When I moved from the Northeast to attend the University of North Carolina at Chapel Hill, I had to make several adjustments. I learned to integrate “y’all” into my regular vocabulary. I acclimated to the sauna-like humidity that leaves you dripping with sweat just from walking to class. I experienced the delights of Chick-fil-A, Bojangles, and Cook Out for the first time.
But one thing I struggled to adjust to was the size of UNC-Chapel Hill. In high school, I attended a small boarding school in a sleepy town nestled in rural Connecticut (a far cry from my new energetic campus). I had many mentors in high school, including teachers, coaches, advisors, and dorm faculty. But at Carolina, I felt a sense of anonymity.
I’d made plenty of friends but found it difficult to connect with adults in the community. That is, until Morehead-Cain matched me with my mentor, Andrew Patterson ’06.
I met Andrew at the beginning of my junior year, a time when I was mired in uncertainty. Although I had jumped head-first into classes, campus organizations, and the greater Chapel Hill community, it was time to start thinking beyond my four years of college. Internship and job applications were on the horizon. I felt paralyzed by choice, torn between very different careers and industries.
When it came to applying for and choosing an internship, I was afraid to make the “wrong” choice. I thought I had to have a career plan all mapped out, and I felt pressure to land an internship that would set me up for success in whatever I chose to pursue, come graduation.
Thankfully, Andrew assured me that there was no “wrong” choice. He gave me the confidence to trust in myself and my decisions, knowing that life isn’t linear and it’s never too late to try something new. He encouraged me to seize the opportunities that came my way, and he showed me that each step in my professional path can be a learning experience.
But Andrew’s mentorship extends beyond a professional capacity. As we sat in Carolina Coffee Shop one day, swapping stories about our time at Carolina, I knew that he would be as much a friend as he is a mentor. He supports me not only in my academic endeavors, but in my personal ones, too, whether that means cheering me on as I train for a marathon or giving me recommendations for trips that I’ve planned with friends. At a school comprising tens of thousands of students, chatting with Andrew makes me feel seen.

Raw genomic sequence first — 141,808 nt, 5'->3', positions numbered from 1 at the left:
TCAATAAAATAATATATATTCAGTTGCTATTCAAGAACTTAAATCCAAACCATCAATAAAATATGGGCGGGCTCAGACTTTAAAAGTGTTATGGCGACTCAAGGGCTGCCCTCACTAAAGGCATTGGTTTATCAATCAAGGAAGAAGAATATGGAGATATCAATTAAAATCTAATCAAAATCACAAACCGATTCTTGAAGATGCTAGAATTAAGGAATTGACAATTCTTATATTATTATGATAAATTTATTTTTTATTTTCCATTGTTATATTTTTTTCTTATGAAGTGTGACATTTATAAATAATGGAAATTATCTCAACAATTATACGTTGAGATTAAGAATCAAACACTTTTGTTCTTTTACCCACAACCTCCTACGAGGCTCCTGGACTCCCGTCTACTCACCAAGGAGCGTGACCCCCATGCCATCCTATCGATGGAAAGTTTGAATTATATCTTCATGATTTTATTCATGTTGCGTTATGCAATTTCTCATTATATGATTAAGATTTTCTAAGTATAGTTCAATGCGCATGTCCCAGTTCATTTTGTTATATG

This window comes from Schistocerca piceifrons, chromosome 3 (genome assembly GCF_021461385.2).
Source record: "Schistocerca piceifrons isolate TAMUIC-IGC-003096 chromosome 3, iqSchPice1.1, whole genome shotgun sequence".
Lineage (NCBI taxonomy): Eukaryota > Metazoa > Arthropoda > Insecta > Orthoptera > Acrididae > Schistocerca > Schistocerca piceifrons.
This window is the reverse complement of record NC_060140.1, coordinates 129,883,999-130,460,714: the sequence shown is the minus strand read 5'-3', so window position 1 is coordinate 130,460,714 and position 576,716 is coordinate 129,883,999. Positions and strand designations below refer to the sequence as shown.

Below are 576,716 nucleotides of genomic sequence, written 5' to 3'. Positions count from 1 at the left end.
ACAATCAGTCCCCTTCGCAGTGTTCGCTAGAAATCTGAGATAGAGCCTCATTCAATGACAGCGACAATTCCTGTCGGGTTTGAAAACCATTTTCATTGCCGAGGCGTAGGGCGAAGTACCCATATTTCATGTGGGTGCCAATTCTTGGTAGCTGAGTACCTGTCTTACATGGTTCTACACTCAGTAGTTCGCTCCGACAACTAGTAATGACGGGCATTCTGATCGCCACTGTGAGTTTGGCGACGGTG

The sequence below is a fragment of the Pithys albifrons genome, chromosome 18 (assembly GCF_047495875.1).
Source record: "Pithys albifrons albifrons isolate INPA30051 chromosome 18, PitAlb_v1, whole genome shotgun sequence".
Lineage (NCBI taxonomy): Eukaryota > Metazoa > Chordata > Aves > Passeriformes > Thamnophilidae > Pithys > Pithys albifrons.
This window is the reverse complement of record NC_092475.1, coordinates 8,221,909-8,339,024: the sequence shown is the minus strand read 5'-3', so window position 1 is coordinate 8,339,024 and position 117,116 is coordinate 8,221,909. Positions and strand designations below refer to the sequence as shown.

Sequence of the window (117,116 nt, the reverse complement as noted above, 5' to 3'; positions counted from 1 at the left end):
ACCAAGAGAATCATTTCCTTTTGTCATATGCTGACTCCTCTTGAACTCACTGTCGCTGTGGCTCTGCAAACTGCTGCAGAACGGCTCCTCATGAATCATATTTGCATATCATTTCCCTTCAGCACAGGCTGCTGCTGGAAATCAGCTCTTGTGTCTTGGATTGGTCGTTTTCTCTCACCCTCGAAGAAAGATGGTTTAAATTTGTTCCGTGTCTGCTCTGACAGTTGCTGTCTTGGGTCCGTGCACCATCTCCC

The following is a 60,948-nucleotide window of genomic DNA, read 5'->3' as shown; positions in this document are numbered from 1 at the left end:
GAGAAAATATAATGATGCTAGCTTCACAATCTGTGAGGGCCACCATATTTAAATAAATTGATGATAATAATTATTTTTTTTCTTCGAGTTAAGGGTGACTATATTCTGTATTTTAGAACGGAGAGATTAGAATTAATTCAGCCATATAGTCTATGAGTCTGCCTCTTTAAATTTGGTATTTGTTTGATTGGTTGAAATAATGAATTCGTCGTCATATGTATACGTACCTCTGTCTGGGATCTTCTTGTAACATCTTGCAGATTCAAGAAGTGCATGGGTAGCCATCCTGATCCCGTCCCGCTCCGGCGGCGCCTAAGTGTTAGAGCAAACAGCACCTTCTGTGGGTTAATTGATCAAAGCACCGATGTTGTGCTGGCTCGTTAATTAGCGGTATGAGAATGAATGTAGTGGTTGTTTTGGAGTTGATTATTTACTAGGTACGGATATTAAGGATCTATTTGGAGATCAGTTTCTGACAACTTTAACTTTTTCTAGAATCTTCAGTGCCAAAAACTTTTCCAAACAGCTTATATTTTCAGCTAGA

On our most recent call, Andrew gave me one vital piece of advice for my last semester: enjoy. Just as he did when I was applying for internships, he encouraged me to take advantage of every opportunity I have to make the most of my remaining time here.
As Andrew has taught me, when in doubt, just go for it. And that’s exactly what I plan to do.
Sally Kuehn ’21 of Wayne, New Jersey, is a nutrition major at Carolina and a Spanish minor. The scholar is a volunteer for Carolina Conexiones, an organization within N.C. Children’s Hospital that serves Spanish-speaking families by bridging gaps in healthcare. Sally is also an intern for Well, a health technology and services company co-founded by Dave Werry ’06, and she is the co-president of the UNC Women’s Club Soccer.
Connect with a mentor
The Morehead-Cain Mentoring Program is designed to leverage the power of the Morehead-Cain network by cultivating connections between scholars and alumni, and providing structure and support to these relationships so they can develop based on shared values and interests. All rising juniors and seniors are eligible to participate.